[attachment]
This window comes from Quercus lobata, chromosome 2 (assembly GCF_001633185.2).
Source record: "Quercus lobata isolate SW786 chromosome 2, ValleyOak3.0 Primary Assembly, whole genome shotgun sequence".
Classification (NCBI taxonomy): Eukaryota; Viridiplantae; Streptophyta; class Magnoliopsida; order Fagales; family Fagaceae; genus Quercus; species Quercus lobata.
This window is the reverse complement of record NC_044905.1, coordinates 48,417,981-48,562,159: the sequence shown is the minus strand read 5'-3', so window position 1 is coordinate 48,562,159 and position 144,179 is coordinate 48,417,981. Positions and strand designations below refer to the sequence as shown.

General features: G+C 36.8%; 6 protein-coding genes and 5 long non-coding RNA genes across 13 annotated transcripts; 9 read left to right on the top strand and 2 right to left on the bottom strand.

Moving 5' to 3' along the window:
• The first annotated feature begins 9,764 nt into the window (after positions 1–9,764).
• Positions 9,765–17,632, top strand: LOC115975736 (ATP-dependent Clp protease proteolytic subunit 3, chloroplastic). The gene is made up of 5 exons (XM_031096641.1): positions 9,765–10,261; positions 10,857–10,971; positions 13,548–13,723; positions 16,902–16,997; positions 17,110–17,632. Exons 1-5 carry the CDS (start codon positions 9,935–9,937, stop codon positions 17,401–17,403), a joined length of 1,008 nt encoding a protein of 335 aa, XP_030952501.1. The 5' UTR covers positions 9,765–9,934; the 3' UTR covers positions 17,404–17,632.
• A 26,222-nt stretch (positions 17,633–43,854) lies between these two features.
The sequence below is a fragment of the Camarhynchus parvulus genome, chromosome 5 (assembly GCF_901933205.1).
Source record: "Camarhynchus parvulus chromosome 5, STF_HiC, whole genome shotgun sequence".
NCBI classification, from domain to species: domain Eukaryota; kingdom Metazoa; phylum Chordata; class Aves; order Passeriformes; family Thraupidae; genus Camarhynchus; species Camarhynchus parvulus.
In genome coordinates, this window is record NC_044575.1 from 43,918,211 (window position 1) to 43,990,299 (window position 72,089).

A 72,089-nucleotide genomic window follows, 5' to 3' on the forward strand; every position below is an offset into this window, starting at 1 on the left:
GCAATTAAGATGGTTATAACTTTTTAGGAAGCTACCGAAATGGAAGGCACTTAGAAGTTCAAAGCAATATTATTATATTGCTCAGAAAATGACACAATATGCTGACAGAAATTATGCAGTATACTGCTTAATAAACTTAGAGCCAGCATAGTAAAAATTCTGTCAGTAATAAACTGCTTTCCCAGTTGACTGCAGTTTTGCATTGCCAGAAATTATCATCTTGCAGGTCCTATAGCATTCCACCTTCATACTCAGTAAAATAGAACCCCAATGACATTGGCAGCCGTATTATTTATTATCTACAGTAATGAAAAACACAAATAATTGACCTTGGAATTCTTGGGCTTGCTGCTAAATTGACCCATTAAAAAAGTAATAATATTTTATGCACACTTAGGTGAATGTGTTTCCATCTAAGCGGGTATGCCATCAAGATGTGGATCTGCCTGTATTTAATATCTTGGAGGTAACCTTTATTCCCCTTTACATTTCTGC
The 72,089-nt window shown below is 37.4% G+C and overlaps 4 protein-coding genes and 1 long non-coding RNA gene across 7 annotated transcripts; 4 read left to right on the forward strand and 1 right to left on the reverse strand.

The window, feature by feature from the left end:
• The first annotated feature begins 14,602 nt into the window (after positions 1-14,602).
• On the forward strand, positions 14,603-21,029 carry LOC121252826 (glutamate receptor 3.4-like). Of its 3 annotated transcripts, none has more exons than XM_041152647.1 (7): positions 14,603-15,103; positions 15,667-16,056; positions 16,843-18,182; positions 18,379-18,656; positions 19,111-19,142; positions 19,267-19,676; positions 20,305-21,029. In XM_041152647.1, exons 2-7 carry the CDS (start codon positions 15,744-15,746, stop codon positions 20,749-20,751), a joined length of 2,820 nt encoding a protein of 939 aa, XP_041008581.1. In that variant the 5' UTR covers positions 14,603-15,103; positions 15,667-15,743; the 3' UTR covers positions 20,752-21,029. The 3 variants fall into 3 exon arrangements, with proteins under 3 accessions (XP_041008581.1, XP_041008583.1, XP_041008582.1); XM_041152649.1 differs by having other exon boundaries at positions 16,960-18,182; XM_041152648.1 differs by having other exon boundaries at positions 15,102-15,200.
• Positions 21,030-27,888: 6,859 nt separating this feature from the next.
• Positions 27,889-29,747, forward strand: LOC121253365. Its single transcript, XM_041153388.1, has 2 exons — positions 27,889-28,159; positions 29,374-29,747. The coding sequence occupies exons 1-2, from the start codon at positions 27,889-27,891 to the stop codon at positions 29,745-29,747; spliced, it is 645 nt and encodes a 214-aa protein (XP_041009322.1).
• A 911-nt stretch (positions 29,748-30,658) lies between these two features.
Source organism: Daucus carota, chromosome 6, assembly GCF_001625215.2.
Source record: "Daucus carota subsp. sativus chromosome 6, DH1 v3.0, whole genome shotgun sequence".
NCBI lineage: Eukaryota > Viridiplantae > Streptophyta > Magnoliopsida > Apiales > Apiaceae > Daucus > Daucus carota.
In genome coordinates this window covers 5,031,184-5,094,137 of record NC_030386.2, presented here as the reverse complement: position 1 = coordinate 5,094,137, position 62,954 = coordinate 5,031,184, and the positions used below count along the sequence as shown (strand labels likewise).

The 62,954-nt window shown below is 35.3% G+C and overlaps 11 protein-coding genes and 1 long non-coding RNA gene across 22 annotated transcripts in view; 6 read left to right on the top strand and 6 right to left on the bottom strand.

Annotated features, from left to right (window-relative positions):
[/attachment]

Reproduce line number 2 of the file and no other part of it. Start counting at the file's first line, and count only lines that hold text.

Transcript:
Source record: "Quercus lobata isolate SW786 chromosome 2, ValleyOak3.0 Primary Assembly, whole genome shotgun sequence".